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In pictures: Perseid meteor shower lights up skies

by nytime
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The annual Perseid meteor shower has lit up skies across the world to the delight of those hoping to catch a glimpse of a shooting star.

The phenomenon brings up to 100 meteors an hour, as the Earth slams into the debris left behind from comet 109P/Swift-Tuttle.

As the debris hits the Earth’s atmosphere it burns up, resulting in the bright flashes known as shooting stars, which can be seen with the naked eye.

The natural display happens at a similar time in July and August each year, and this year peaked between Saturday night and the early hours of Sunday.

A meteor was spotted in front of the Sphinx Door at the ancient city of Hattusa, in Turkey

Two meteors streak across a blue night sky, with a hill with a cross on the top in shadow

Two meteors streaked across the night sky above Leeberg hill in Grossmugl, Austria

The meteors – which can be as small as a grain of sand or as big as a pea – hit the Earth’s atmosphere at speeds of 134,000 mph (215,000 km/h). The blazing debris does not pose any danger to us on Earth.

It is considered one of the best astronomical events because it produces bright meteors and is one of the most active.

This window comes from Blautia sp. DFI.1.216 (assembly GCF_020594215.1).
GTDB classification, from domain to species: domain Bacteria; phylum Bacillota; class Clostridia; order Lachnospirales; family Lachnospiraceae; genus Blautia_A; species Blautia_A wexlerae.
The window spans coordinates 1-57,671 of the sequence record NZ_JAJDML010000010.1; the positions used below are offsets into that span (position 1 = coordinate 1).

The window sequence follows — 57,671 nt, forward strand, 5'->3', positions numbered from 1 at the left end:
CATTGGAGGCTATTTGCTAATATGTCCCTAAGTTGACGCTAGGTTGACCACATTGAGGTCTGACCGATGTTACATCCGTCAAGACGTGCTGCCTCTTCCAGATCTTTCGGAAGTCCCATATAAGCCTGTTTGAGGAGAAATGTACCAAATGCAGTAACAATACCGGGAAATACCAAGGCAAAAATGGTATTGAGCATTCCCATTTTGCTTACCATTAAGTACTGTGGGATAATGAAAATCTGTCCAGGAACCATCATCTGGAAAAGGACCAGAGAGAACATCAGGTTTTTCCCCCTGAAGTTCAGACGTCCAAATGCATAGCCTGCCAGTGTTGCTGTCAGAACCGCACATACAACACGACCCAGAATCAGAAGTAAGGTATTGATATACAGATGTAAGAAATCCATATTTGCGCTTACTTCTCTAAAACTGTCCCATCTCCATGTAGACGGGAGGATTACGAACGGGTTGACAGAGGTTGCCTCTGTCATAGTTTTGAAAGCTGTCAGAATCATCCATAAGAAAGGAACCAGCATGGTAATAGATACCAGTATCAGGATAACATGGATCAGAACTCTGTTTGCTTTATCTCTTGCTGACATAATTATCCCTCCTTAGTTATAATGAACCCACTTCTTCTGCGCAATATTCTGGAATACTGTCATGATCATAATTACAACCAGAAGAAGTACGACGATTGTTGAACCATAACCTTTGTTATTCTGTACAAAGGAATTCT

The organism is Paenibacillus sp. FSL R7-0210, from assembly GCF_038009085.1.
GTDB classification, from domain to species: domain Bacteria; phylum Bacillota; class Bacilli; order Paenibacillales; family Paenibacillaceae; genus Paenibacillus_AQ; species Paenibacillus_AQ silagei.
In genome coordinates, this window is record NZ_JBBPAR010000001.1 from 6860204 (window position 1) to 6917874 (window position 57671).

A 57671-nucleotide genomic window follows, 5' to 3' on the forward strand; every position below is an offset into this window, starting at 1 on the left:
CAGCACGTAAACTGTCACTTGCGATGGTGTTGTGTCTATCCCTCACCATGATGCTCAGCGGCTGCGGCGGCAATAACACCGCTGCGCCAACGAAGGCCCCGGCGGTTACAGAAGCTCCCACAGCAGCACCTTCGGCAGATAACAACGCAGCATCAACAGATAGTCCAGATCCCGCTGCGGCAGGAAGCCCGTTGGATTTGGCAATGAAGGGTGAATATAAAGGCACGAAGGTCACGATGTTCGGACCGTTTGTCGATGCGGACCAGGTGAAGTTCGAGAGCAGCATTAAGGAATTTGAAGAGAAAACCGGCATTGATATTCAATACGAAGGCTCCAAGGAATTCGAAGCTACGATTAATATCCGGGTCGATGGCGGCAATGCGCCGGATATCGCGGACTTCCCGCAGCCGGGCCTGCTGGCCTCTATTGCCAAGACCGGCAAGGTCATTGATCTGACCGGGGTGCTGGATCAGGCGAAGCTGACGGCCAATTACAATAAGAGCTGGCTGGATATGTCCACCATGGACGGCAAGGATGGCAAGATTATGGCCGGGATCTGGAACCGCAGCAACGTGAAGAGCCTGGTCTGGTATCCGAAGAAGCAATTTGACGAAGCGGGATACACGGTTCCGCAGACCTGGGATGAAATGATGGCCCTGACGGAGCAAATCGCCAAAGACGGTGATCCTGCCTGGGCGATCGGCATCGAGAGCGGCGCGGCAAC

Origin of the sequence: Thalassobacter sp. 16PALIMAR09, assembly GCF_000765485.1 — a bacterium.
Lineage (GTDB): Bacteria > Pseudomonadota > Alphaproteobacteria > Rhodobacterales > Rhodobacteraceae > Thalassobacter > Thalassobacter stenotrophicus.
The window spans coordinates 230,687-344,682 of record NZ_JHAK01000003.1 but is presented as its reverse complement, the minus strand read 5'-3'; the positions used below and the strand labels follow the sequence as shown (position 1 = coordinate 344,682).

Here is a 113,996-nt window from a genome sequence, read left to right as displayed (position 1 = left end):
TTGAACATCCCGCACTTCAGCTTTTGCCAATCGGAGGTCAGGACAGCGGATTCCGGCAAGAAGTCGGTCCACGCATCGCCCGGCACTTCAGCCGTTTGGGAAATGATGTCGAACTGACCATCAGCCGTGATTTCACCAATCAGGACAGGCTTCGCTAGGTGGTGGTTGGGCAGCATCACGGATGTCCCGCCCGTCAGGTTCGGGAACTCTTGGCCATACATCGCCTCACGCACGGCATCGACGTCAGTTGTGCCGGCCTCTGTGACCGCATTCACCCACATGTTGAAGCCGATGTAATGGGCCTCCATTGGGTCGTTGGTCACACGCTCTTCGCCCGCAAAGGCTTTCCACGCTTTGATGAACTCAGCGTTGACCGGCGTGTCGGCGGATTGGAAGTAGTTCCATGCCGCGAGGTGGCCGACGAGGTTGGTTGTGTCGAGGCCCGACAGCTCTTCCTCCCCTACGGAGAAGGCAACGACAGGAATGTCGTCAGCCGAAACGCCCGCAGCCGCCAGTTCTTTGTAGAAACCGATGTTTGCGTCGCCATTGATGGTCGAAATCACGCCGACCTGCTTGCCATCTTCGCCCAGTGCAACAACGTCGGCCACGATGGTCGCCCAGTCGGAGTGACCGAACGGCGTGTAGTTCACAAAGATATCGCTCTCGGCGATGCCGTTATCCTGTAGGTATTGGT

More than 300 stacked digital images of long exposures show Perseid meteors and aircraft crossing the sky near the city of Kumanovo, Republic of North Macedonia on 12 August 2023

In this photo, stacked images show Perseid meteors and aircraft crossing the sky near Kumanovo, North Macedonia in the early hours of Saturday

A meteor streaks in the night sky during the annual Perseid meteor shower on the island of Lastovo, Croatia

This beautiful shot catches a shooting star and the lighthouse of the island of Lastovo in Croatia

A woman looks through a telescope during the annual Perseid meteor shower on the island of Lastovo, Croatia

Sky watchers on the same island in Croatia brought out a telescope hoping to catch sight of a meteor

Perseid meteor streaks across the sky above a camping site in the Israel Negev desert

A meteor streaks across the sky above a camping site in the Israel Negev desert

This year, Nasa’s All Sky Fireball Network, which observes meteors using a network of cameras, detected the first Perseid meteor on 26 July.

It is called a “Perseid” meteor shower because the meteors appear to originate from the constellation of Perseus – named after a figure from Greek mythology.

A shooting star is seen during the Perseids meteor shower in Comillas, Cantabria, Spain

The Milky Way can be seen behind a Perseid meteor in this photo taken in Cantabria in Spain

All pictures subject to copyright.

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